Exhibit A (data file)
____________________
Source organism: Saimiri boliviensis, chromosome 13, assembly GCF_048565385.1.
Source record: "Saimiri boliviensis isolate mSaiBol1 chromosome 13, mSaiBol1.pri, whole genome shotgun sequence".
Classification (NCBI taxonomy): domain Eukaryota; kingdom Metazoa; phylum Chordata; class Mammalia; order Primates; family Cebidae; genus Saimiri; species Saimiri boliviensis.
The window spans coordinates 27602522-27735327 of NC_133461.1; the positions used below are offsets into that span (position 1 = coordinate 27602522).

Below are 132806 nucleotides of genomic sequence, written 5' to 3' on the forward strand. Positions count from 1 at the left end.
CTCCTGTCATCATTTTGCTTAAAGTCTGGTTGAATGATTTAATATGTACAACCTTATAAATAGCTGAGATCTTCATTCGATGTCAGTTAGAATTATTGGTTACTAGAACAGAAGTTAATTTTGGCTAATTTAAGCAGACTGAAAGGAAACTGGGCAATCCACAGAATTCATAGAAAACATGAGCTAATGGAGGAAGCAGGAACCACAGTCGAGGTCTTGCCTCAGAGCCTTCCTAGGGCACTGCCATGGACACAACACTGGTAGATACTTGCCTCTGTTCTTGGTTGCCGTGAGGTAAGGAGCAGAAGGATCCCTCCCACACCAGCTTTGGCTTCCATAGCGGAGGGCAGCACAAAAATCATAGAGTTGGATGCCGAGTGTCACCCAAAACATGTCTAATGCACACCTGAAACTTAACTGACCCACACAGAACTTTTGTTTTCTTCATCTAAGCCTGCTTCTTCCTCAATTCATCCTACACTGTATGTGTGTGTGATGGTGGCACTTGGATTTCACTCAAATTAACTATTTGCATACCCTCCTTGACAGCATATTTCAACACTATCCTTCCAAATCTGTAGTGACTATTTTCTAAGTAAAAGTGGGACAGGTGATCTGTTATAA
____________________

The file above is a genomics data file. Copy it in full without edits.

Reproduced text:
Source organism: Saimiri boliviensis, chromosome 13, assembly GCF_048565385.1.
Source record: "Saimiri boliviensis isolate mSaiBol1 chromosome 13, mSaiBol1.pri, whole genome shotgun sequence".
Classification (NCBI taxonomy): domain Eukaryota; kingdom Metazoa; phylum Chordata; class Mammalia; order Primates; family Cebidae; genus Saimiri; species Saimiri boliviensis.
The window spans coordinates 27602522-27735327 of NC_133461.1; the positions used below are offsets into that span (position 1 = coordinate 27602522).

Below are 132806 nucleotides of genomic sequence, written 5' to 3' on the forward strand. Positions count from 1 at the left end.
CTCCTGTCATCATTTTGCTTAAAGTCTGGTTGAATGATTTAATATGTACAACCTTATAAATAGCTGAGATCTTCATTCGATGTCAGTTAGAATTATTGGTTACTAGAACAGAAGTTAATTTTGGCTAATTTAAGCAGACTGAAAGGAAACTGGGCAATCCACAGAATTCATAGAAAACATGAGCTAATGGAGGAAGCAGGAACCACAGTCGAGGTCTTGCCTCAGAGCCTTCCTAGGGCACTGCCATGGACACAACACTGGTAGATACTTGCCTCTGTTCTTGGTTGCCGTGAGGTAAGGAGCAGAAGGATCCCTCCCACACCAGCTTTGGCTTCCATAGCGGAGGGCAGCACAAAAATCATAGAGTTGGATGCCGAGTGTCACCCAAAACATGTCTAATGCACACCTGAAACTTAACTGACCCACACAGAACTTTTGTTTTCTTCATCTAAGCCTGCTTCTTCCTCAATTCATCCTACACTGTATGTGTGTGTGATGGTGGCACTTGGATTTCACTCAAATTAACTATTTGCATACCCTCCTTGACAGCATATTTCAACACTATCCTTCCAAATCTGTAGTGACTATTTTCTAAGTAAAAGTGGGACAGGTGATCTGTTATAA